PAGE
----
Mar 27,2009 00:00
A four-door Jeep Wrangler is one of those ideas that sounds bad on paper and looks ungainly in photography. The concept should have had about as much chance of flying as a bumblebee — but it took off.
The bee and the four-door Wrangler defy logic. And the Wrangler Unlimited, a four-door, has been a stunning sales success.
It is not just the only four-door convertible for sale today, it hits the sweet spot for truckness and creates a desirable entry point as an accommodating family vehicle. And it's fun for all off-road, too, with standard Hill Start Assist, which prevents rollback on hills.
The Wrangler Unlimited, available with a three-piece hardtop, adds 20.6 inches to the standard Wrangler's 95.4-inch wheelbase, length that went to back-seat space and more cargo room.
Unlike the two-door Wrangler, the four-door is available in rear-wheel drive, not just 4WD.
Pricing starts at $22,565 for the Unlimited X two-wheel drive, including a $1,000 factory rebate. Four-wheel-drive models start at $23,740, including the same rebate.
The Wrangler Unlimited has such charm that it willed me to overlook a few shortcomings because it works on so many levels - even if it isn't an engineering marvel.
The Sahara test truck was $27,270 with rebate and $28,445 with 4WD. Standard features include power windows and locks, remote keyless entry and security alarm, Stain Repel seat fabric, seven-speaker Infinity sound system with Sirius satellite radio, leather-wrapped steering wheel with cruise control, front and rear floor mats, deep-tint sunscreen glass, body-color fender flares, fog lamps, tow hooks, 18-inch machined aluminum wheels and tubular side steps.
The top-line Rubicon, $31,590, is intended for the off-road enthusiast and is equipped with 17-inch BF Goodrich mud tires, Dana 44 heavy-duty front and rear axles (4.10 ratio), locking differentials, rock rails, electronic sway-bar disconnect and more.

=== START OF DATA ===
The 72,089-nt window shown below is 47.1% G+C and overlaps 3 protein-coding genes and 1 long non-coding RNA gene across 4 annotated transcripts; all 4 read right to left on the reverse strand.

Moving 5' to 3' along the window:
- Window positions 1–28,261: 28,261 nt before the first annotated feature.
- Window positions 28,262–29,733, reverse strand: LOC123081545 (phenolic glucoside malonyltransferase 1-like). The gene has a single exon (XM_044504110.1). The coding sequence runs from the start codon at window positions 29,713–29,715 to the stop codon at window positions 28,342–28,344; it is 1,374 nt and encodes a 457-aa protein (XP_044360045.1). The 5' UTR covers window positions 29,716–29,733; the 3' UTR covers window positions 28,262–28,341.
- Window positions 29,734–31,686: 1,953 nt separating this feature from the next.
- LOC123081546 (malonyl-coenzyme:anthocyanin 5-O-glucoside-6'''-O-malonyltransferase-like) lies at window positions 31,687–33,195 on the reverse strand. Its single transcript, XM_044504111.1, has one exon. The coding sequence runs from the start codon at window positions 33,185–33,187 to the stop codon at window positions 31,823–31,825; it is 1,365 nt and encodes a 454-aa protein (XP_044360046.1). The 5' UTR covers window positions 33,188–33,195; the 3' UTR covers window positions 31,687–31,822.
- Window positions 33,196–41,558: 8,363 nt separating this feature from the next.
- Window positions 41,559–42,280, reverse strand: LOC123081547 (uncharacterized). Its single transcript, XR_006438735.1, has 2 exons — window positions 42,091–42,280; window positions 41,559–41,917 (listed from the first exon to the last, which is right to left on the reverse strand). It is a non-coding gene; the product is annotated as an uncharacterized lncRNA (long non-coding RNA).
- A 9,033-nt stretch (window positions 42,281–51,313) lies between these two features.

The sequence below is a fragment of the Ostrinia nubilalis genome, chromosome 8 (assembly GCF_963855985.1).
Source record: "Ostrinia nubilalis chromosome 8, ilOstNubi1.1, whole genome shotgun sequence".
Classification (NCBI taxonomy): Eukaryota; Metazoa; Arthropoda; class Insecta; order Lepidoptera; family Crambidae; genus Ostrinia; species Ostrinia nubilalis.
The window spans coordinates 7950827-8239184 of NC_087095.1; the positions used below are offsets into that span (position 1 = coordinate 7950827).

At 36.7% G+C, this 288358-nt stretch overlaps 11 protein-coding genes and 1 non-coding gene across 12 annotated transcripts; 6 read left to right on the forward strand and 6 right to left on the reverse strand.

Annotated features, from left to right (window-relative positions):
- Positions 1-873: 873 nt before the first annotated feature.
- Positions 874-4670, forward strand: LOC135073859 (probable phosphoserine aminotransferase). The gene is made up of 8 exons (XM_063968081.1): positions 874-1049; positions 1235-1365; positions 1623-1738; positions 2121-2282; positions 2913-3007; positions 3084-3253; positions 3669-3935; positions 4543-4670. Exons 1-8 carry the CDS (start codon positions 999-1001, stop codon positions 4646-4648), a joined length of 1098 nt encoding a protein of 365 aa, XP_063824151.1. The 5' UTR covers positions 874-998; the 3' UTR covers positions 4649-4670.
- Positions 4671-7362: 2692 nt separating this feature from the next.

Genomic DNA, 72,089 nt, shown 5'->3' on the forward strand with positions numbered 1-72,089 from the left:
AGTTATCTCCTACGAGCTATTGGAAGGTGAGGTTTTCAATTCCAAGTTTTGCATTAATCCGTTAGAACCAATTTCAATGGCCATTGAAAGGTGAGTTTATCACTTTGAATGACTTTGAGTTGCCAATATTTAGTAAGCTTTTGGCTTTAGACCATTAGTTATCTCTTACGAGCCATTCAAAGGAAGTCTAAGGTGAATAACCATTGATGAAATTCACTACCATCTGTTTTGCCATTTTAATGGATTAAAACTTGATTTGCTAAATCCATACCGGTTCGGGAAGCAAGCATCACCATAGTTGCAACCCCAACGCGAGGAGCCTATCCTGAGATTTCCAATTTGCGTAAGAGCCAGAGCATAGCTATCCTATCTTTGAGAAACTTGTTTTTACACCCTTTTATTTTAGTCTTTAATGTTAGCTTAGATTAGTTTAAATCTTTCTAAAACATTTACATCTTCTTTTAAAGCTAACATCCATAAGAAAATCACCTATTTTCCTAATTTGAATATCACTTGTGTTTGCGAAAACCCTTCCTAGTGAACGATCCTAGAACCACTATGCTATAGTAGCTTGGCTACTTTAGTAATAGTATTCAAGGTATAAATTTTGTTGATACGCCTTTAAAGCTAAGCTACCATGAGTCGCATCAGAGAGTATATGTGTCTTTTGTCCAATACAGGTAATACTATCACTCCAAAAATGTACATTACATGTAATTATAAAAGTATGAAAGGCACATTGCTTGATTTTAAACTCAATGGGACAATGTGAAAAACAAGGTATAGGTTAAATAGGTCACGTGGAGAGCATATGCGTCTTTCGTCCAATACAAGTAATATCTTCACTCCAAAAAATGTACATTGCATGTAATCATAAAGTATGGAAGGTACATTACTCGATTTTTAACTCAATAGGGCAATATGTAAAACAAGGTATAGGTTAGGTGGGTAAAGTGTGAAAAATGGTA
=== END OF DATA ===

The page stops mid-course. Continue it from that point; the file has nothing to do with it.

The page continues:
I made some "observations" that aren't as much criticisms as curiosities, which could be filed under the heading "There Must Be a Better Way." Among them:
— The visors are inadequate, designed to fit to the contour of the windshield header, not to block sun and glare. There's a wide gap at the windshield-pillars sides of each front visor, which could or should be covered by a visor extender. And maybe also add some dot-matrix sunscreen behind the rearview mirror.
— The rearview mirror seems small, capturing a narrow view out the back. And the view out the back is constricted by the wiper motor on the left upper corner.
— The back seat is as upright as a church pew and the audio "sport bar" to house speakers is in head-whacking distance of tall occupants. And there are no grab bars for rear occupants to brace themselves when romping off road.
— The driver position is tight, which could be made more comfortable with a telescoping steering wheel or adjustable pedals, or both.
But the driving experience is tight and the cabin, with hardtop, was remarkably hushed of wind noise for a vehicle the shape of a block.
The 202-horsepower, 3.8-liter V-6 engine is best enjoyed off road, because its acceleration force is underwhelming. But the engine with manual transmission is now upgraded to cleaner ULEV II emissions from LEV II. A six-speed manual gearbox is standard, but not available on two-wheel-drive models. A four-speed automatic is optional, but Jeep can't bring on a six-speed soon enough. It will help launch force and cruising speed, plus more capable off-road climbing.
The tops are "convertible," but the process of removing or replacing panels is a little more complex than I care to mess with for a drive to work. But the hardtop will be the preferred choice for anyone living in severe climates, hot or cold.
The second-generation Command-Trac part-time, two-speed transfer case is standard on the base and Sahara models. An optional Trac-Lok limited-slip rear differential will be a must-have for off-roaders who seek out sand, gravel, snow or ice.
The engine and transmissions are made in the United States. Final assembly is in Toledo, Ohio. Engines are built in Trenton, Mich.
Copyright 2009 The San Diego Union-Tribune. Distributed By Creators Syndicate Inc.